from Bonie Jean: A Ballad

There was a lass, and she was fair,

At kirk or market to be seen;

When a’ our fairest maids were met,

The fairest maid was bonie Jean…

…As in the bosom of the stream,

The moon-beam dwells at dewy e’en;

So trembling, pure, was tender love

Within the breast of bonie Jean…

Burns passed at age 37 in 1796, leaving behind a romantic image of himself no man could match and a country beaming with nostalgic pride.

The first Burns’ Night was held five years after Burns’ death by a group of his close friends. They celebrated as Scots around the world will celebrate tonight:

Invite good friends, toast to Rabbie, roast said friends, drink heartily, savor the traditional haggis (everyone’s favorite) and recite the Bard’s immortal verse.

from A Bard’s Epitaph…

…Is there a man, whose judgment clear

Can others teach the course to steer,

Yet runs, himself, life’s mad career,

Wild as the wave,

Here pause–and, thro’ the starting tear,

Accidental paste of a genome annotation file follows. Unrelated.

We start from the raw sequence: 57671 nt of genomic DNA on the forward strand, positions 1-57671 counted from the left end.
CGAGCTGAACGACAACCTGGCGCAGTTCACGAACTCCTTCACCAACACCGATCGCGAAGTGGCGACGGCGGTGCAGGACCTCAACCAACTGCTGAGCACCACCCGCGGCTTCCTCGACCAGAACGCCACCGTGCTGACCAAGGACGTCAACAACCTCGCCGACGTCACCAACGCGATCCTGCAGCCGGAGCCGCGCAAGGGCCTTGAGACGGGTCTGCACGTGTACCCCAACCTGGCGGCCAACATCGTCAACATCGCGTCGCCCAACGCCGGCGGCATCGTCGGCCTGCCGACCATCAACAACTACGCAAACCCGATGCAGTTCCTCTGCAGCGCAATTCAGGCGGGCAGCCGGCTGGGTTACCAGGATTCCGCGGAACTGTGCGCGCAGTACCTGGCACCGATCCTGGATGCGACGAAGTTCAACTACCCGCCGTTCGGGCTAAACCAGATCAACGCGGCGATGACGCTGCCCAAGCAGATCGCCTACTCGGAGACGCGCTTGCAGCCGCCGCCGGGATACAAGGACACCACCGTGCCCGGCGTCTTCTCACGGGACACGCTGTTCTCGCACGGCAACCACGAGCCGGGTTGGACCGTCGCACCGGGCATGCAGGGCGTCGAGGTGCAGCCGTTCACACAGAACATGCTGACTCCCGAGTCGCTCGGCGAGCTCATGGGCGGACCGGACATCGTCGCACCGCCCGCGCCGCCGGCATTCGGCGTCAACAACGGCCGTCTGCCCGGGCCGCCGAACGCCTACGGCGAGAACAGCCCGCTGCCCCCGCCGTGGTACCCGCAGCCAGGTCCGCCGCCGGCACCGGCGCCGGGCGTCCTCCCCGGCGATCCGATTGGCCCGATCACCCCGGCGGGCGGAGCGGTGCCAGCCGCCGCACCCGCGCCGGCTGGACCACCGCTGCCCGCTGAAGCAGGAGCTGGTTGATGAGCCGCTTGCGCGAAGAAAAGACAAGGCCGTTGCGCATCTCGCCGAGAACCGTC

Survey this grave

from Scots Wha Hae (unofficial Scottish anthem)

…’Wha, for Scotland’s king and law,

Freedom’s sword will strongly draw,

Freeman stand, or Freeman fa’,

Let him on wi’ me!

By Oppression’s woes and pains!

By your sons in servile chains!

We will drain our dearest veins,

But they shall be free!

Lay the proud usurpers low!

Tyrants fall in every foe!

Liberty’s in every blow!

Let us do or dee!

from Auld Lang Syne

We twa hae paidl’d in the burn

Frae morning sun till dine;

But seas between us braid hae roar’d

Sin’ auld lang syne…


We two have waded in the stream

From dawn till dinner time;

But seas between us broad have roared

Since days of long ago…

On Marriage

That hackney’d judge of human life,

The Preacher and th King,

Observes: “The man that gets a wife

He gets a noble thing.”

But how capricious are mankind,